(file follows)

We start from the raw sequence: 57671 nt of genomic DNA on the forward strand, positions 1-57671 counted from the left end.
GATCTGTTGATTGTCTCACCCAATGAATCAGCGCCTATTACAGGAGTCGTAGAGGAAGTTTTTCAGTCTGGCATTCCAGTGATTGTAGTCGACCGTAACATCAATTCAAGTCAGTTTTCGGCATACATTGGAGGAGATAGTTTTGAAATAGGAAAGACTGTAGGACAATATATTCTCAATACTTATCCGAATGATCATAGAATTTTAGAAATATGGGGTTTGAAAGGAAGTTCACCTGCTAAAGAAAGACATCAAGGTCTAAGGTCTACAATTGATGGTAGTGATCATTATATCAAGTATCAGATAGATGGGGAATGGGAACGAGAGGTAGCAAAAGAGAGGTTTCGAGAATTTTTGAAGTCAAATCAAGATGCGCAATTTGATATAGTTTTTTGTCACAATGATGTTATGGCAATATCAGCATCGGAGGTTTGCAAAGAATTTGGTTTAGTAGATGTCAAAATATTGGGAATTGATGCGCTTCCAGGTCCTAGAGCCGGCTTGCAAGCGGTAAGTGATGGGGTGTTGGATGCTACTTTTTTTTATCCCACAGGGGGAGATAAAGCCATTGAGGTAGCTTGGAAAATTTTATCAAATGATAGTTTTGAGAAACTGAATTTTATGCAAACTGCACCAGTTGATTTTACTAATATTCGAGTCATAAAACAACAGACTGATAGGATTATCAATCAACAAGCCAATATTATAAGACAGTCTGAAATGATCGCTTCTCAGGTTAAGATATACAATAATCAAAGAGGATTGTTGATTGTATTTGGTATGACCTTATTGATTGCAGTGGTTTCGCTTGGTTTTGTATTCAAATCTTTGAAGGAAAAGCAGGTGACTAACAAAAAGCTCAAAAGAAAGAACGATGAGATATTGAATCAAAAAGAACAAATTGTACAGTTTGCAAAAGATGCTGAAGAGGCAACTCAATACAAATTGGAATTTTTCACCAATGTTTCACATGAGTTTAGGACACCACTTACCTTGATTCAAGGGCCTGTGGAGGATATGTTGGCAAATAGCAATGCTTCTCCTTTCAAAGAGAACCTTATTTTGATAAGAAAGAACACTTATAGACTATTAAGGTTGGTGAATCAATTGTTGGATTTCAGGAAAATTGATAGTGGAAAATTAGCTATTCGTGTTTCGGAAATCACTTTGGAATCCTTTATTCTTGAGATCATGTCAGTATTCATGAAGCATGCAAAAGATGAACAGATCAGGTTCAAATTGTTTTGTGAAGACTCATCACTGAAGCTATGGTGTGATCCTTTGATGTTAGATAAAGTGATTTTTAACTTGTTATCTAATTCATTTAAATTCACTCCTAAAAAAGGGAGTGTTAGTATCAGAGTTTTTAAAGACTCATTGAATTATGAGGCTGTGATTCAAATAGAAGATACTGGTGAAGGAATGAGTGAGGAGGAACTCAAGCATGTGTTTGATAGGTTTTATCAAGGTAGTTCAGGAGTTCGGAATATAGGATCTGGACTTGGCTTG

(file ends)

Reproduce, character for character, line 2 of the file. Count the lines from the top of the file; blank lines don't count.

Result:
GATCTGTTGATTGTCTCACCCAATGAATCAGCGCCTATTACAGGAGTCGTAGAGGAAGTTTTTCAGTCTGGCATTCCAGTGATTGTAGTCGACCGTAACATCAATTCAAGTCAGTTTTCGGCATACATTGGAGGAGATAGTTTTGAAATAGGAAAGACTGTAGGACAATATATTCTCAATACTTATCCGAATGATCATAGAATTTTAGAAATATGGGGTTTGAAAGGAAGTTCACCTGCTAAAGAAAGACATCAAGGTCTAAGGTCTACAATTGATGGTAGTGATCATTATATCAAGTATCAGATAGATGGGGAATGGGAACGAGAGGTAGCAAAAGAGAGGTTTCGAGAATTTTTGAAGTCAAATCAAGATGCGCAATTTGATATAGTTTTTTGTCACAATGATGTTATGGCAATATCAGCATCGGAGGTTTGCAAAGAATTTGGTTTAGTAGATGTCAAAATATTGGGAATTGATGCGCTTCCAGGTCCTAGAGCCGGCTTGCAAGCGGTAAGTGATGGGGTGTTGGATGCTACTTTTTTTTATCCCACAGGGGGAGATAAAGCCATTGAGGTAGCTTGGAAAATTTTATCAAATGATAGTTTTGAGAAACTGAATTTTATGCAAACTGCACCAGTTGATTTTACTAATATTCGAGTCATAAAACAACAGACTGATAGGATTATCAATCAACAAGCCAATATTATAAGACAGTCTGAAATGATCGCTTCTCAGGTTAAGATATACAATAATCAAAGAGGATTGTTGATTGTATTTGGTATGACCTTATTGATTGCAGTGGTTTCGCTTGGTTTTGTATTCAAATCTTTGAAGGAAAAGCAGGTGACTAACAAAAAGCTCAAAAGAAAGAACGATGAGATATTGAATCAAAAAGAACAAATTGTACAGTTTGCAAAAGATGCTGAAGAGGCAACTCAATACAAATTGGAATTTTTCACCAATGTTTCACATGAGTTTAGGACACCACTTACCTTGATTCAAGGGCCTGTGGAGGATATGTTGGCAAATAGCAATGCTTCTCCTTTCAAAGAGAACCTTATTTTGATAAGAAAGAACACTTATAGACTATTAAGGTTGGTGAATCAATTGTTGGATTTCAGGAAAATTGATAGTGGAAAATTAGCTATTCGTGTTTCGGAAATCACTTTGGAATCCTTTATTCTTGAGATCATGTCAGTATTCATGAAGCATGCAAAAGATGAACAGATCAGGTTCAAATTGTTTTGTGAAGACTCATCACTGAAGCTATGGTGTGATCCTTTGATGTTAGATAAAGTGATTTTTAACTTGTTATCTAATTCATTTAAATTCACTCCTAAAAAAGGGAGTGTTAGTATCAGAGTTTTTAAAGACTCATTGAATTATGAGGCTGTGATTCAAATAGAAGATACTGGTGAAGGAATGAGTGAGGAGGAACTCAAGCATGTGTTTGATAGGTTTTATCAAGGTAGTTCAGGAGTTCGGAATATAGGATCTGGACTTGGCTTG